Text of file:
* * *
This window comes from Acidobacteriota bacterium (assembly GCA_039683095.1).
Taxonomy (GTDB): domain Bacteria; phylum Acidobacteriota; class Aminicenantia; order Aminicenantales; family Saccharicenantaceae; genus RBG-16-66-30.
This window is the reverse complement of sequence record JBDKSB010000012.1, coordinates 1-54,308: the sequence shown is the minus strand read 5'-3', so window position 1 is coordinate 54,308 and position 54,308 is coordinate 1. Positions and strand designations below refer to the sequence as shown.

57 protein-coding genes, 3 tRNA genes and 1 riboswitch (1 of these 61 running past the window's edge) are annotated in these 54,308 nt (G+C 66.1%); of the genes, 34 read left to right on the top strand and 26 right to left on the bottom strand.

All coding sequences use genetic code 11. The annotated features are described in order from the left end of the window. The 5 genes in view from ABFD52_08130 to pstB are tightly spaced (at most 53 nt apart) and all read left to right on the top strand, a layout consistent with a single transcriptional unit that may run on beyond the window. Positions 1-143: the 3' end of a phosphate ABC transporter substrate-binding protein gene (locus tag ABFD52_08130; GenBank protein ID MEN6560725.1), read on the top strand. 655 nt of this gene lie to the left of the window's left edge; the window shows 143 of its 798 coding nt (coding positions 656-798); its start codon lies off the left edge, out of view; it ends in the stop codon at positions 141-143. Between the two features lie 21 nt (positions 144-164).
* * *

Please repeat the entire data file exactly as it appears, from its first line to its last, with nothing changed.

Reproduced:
This window comes from Acidobacteriota bacterium (assembly GCA_039683095.1).
Taxonomy (GTDB): domain Bacteria; phylum Acidobacteriota; class Aminicenantia; order Aminicenantales; family Saccharicenantaceae; genus RBG-16-66-30.
This window is the reverse complement of sequence record JBDKSB010000012.1, coordinates 1-54,308: the sequence shown is the minus strand read 5'-3', so window position 1 is coordinate 54,308 and position 54,308 is coordinate 1. Positions and strand designations below refer to the sequence as shown.

57 protein-coding genes, 3 tRNA genes and 1 riboswitch (1 of these 61 running past the window's edge) are annotated in these 54,308 nt (G+C 66.1%); of the genes, 34 read left to right on the top strand and 26 right to left on the bottom strand.

All coding sequences use genetic code 11. The annotated features are described in order from the left end of the window. The 5 genes in view from ABFD52_08130 to pstB are tightly spaced (at most 53 nt apart) and all read left to right on the top strand, a layout consistent with a single transcriptional unit that may run on beyond the window. Positions 1-143: the 3' end of a phosphate ABC transporter substrate-binding protein gene (locus tag ABFD52_08130; GenBank protein ID MEN6560725.1), read on the top strand. 655 nt of this gene lie to the left of the window's left edge; the window shows 143 of its 798 coding nt (coding positions 656-798); its start codon lies off the left edge, out of view; it ends in the stop codon at positions 141-143. Between the two features lie 21 nt (positions 144-164).